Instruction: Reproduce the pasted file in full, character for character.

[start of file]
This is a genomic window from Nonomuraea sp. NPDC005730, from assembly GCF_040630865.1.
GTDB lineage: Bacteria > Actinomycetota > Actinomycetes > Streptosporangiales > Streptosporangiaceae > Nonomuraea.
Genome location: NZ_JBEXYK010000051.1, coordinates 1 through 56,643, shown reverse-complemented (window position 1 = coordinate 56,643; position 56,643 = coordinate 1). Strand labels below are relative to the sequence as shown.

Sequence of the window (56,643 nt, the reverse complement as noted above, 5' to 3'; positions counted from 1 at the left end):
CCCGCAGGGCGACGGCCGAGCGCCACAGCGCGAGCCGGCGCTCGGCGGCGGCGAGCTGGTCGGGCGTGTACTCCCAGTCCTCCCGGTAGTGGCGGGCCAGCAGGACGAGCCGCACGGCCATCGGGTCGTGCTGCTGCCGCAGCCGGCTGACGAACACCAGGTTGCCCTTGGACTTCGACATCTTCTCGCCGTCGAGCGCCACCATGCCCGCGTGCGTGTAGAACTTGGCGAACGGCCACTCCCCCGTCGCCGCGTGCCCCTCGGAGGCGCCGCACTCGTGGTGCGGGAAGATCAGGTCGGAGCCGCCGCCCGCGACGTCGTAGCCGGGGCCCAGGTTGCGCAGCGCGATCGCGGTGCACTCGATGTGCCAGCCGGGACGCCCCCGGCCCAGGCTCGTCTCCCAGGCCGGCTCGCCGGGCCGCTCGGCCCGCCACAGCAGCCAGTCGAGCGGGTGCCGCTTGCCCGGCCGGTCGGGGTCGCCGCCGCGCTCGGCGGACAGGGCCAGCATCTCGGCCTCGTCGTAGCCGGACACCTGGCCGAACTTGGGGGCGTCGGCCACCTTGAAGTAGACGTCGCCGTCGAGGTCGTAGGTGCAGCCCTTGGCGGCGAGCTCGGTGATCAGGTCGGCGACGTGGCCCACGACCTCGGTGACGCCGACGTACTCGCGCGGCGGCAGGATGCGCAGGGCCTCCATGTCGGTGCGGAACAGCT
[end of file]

This is a genomic window from Nonomuraea sp. NPDC005730, from assembly GCF_040630865.1.
GTDB lineage: Bacteria > Actinomycetota > Actinomycetes > Streptosporangiales > Streptosporangiaceae > Nonomuraea.
Genome location: NZ_JBEXYK010000051.1, coordinates 1 through 56,643, shown reverse-complemented (window position 1 = coordinate 56,643; position 56,643 = coordinate 1). Strand labels below are relative to the sequence as shown.

Sequence of the window (56,643 nt, the reverse complement as noted above, 5' to 3'; positions counted from 1 at the left end):
CCCGCAGGGCGACGGCCGAGCGCCACAGCGCGAGCCGGCGCTCGGCGGCGGCGAGCTGGTCGGGCGTGTACTCCCAGTCCTCCCGGTAGTGGCGGGCCAGCAGGACGAGCCGCACGGCCATCGGGTCGTGCTGCTGCCGCAGCCGGCTGACGAACACCAGGTTGCCCTTGGACTTCGACATCTTCTCGCCGTCGAGCGCCACCATGCCCGCGTGCGTGTAGAACTTGGCGAACGGCCACTCCCCCGTCGCCGCGTGCCCCTCGGAGGCGCCGCACTCGTGGTGCGGGAAGATCAGGTCGGAGCCGCCGCCCGCGACGTCGTAGCCGGGGCCCAGGTTGCGCAGCGCGATCGCGGTGCACTCGATGTGCCAGCCGGGACGCCCCCGGCCCAGGCTCGTCTCCCAGGCCGGCTCGCCGGGCCGCTCGGCCCGCCACAGCAGCCAGTCGAGCGGGTGCCGCTTGCCCGGCCGGTCGGGGTCGCCGCCGCGCTCGGCGGACAGGGCCAGCATCTCGGCCTCGTCGTAGCCGGACACCTGGCCGAACTTGGGGGCGTCGGCCACCTTGAAGTAGACGTCGCCGTCGAGGTCGTAGGTGCAGCCCTTGGCGGCGAGCTCGGTGATCAGGTCGGCGACGTGGCCCACGACCTCGGTGACGCCGACGTACTCGCGCGGCGGCAGGATGCGCAGGGCCTCCATGTCGGTGCGGAACAGCT